Zhiguang LIANG, Petitioner, v. William P. BARR, Attorney General, Respondent.
Decided: October 19, 2020
Before: M. SMITH and LEE, Circuit Judges, and CARDONE,** District Judge.
Thomas J. Tarigo, Esquire, Attorney, Law Offices of Thomas J. Tarigo, Los Angeles, CA, for Petitioner Chief Counsel ICE, Office of the Chief Counsel, Department of Homeland Security, San Francisco, CA, Raya Jarawan, Esquire, Trial Attorney, U.S. Department of Justice, Washington, DC, Anthony Cardozo Payne, Senior Litigation Counsel, DOJ - U.S. Department of Justice, Civil Division/Office of Immigration Litigation, Washington, DC, for Respondent
Zhiguang Liang, a native and citizen of China, petitions for review of the Board of Immigration Appeal's decision affirming an Immigration Judge's denial of asylum, withholding of removal, and relief under the Convention Against Torture (CAT). We have jurisdiction under 8 U.S.C. § 1252, and we deny the petition.
We review the denial of asylum, withholding of removal, and CAT relief for substantial evidence. See Silva-Pereira v. Lynch, 827 F.3d 1176, 1184 (9th Cir. 2016). Under this standard, we may grant Liang's petition only if “the evidence not only supports a contrary conclusion, but compels it.” Id. (citation omitted).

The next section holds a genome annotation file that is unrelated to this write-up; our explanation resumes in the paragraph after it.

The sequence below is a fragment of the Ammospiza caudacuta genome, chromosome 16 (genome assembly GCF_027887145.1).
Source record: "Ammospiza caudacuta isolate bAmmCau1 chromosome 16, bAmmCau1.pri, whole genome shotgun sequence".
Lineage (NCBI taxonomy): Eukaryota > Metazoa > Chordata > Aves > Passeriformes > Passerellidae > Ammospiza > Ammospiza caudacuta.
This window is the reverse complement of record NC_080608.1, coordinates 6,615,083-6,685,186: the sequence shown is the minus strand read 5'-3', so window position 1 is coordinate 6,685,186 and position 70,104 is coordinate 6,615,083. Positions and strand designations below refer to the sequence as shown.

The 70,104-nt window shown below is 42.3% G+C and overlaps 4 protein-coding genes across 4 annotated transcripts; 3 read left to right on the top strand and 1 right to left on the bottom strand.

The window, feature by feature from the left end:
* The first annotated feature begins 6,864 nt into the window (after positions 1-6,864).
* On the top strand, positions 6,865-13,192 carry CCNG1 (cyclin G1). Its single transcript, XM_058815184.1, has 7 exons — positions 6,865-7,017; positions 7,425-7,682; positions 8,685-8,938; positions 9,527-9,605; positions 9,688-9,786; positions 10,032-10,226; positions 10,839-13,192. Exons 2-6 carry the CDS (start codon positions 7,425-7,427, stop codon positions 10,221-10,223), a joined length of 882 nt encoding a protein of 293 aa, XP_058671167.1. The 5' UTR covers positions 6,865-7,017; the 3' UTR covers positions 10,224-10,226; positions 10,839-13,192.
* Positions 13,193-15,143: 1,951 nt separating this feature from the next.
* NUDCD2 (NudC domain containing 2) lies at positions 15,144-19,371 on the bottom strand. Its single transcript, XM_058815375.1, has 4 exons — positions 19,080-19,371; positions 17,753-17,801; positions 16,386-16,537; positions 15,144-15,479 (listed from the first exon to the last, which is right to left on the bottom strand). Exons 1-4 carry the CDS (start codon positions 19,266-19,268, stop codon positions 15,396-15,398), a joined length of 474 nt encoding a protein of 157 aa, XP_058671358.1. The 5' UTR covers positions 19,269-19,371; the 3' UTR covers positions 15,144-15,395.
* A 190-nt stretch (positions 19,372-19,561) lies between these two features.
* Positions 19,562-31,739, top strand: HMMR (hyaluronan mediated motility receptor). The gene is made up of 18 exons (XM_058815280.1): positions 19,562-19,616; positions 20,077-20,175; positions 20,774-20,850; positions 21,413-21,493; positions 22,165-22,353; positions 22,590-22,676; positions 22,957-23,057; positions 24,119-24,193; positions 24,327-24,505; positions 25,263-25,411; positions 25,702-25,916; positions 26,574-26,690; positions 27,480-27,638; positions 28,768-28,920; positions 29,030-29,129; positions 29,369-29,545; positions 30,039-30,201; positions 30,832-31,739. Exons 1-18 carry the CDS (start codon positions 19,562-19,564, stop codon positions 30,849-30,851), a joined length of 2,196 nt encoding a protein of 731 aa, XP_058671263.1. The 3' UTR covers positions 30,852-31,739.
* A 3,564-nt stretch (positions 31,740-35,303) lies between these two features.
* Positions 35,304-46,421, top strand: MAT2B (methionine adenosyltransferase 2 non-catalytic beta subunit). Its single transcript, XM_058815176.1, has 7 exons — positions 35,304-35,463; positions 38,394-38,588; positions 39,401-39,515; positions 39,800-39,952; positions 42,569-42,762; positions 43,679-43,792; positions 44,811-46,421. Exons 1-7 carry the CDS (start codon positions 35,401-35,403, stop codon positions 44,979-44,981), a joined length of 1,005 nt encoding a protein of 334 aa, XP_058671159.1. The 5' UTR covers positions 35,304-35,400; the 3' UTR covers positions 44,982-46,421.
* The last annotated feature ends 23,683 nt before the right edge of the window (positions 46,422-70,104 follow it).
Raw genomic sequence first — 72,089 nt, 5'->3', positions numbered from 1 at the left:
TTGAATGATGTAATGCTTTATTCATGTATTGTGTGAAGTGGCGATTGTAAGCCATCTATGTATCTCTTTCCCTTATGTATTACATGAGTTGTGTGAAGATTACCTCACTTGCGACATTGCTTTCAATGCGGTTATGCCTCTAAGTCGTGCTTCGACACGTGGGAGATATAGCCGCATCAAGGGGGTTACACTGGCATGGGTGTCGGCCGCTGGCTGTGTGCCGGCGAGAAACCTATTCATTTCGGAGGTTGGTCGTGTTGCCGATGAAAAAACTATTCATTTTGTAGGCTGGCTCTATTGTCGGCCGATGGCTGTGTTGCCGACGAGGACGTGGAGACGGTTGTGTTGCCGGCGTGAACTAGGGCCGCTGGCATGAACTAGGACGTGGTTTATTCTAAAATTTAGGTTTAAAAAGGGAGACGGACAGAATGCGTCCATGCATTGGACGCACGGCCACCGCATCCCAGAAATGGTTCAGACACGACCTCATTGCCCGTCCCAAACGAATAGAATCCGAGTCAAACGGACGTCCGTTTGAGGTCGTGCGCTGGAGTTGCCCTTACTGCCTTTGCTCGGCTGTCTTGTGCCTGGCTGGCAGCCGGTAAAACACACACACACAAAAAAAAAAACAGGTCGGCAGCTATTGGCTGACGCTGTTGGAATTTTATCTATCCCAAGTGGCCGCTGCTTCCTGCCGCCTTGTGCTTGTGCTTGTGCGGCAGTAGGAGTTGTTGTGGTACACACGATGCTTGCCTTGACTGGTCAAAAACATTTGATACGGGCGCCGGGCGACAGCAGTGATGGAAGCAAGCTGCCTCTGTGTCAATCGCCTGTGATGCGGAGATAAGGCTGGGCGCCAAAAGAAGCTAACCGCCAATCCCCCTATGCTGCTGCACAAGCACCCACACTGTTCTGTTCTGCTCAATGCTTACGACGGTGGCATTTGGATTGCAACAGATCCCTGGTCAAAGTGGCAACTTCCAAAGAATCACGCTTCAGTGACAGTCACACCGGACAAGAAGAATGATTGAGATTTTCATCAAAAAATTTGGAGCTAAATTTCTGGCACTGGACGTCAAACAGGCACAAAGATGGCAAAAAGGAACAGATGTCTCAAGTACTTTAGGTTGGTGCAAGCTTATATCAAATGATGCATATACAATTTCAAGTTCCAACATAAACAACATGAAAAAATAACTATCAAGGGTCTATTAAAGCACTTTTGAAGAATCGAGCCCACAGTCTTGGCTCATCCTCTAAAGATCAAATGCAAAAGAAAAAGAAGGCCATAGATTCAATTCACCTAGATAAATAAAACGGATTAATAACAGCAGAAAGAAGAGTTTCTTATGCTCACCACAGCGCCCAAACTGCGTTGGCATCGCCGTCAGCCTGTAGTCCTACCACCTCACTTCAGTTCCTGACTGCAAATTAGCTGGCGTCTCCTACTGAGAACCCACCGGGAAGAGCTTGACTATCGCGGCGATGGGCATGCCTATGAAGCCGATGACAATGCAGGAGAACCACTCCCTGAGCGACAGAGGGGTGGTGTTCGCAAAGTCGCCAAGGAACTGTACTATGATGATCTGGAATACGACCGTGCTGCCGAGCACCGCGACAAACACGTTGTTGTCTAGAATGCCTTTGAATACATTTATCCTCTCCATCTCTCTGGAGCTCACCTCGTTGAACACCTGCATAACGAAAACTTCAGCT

Substantial evidence supports the BIA's decision to affirm the Immigration Judge's adverse credibility determination, which was based on numerous inconsistencies and implausible statements throughout Liang's testimony. These testimonial deficiencies, which find support in the record, undermine Liang's core claim that he was persecuted for practicing Christianity in China. See Shrestha v. Holder, 590 F.3d 1034, 1046-47 (9th Cir. 2010) (“Although inconsistencies no longer need to go to the heart of the petitioner's claim, when an inconsistency is at the heart of the claim it doubtless is of great weight.”); Rivera v. Mukasey, 508 F.3d 1271, 1275 (9th Cir. 2007) (repeated inconsistencies, “particularly when viewed cumulatively, deprive [a petitioner's] claim of the requisite ‘ring of truth’ ”) (quoting Kaur v. Gonzales, 418 F.3d 1061, 1067 (9th Cir. 2005)).
In the absence of his discredited testimony, the record lacks sufficient evidence for Liang to establish that: (1) he “has suffered past persecution or has a well-founded fear of future persecution,” Zehatye v. Gonzales, 453 F.3d 1182, 1185 (9th Cir. 2006); (2) “it is more likely than not that he would be subject to persecution on one of the specified grounds” for withholding of removal, id. at 1190 (citation omitted); or (3) “it is more likely than not that he [ ] would be tortured if removed to the proposed country of removal,” Go v. Holder, 640 F.3d 1047, 1053 (9th Cir. 2011) (citation omitted). The BIA thus did not err in affirming the denial of asylum, withholding of removal, and CAT relief.
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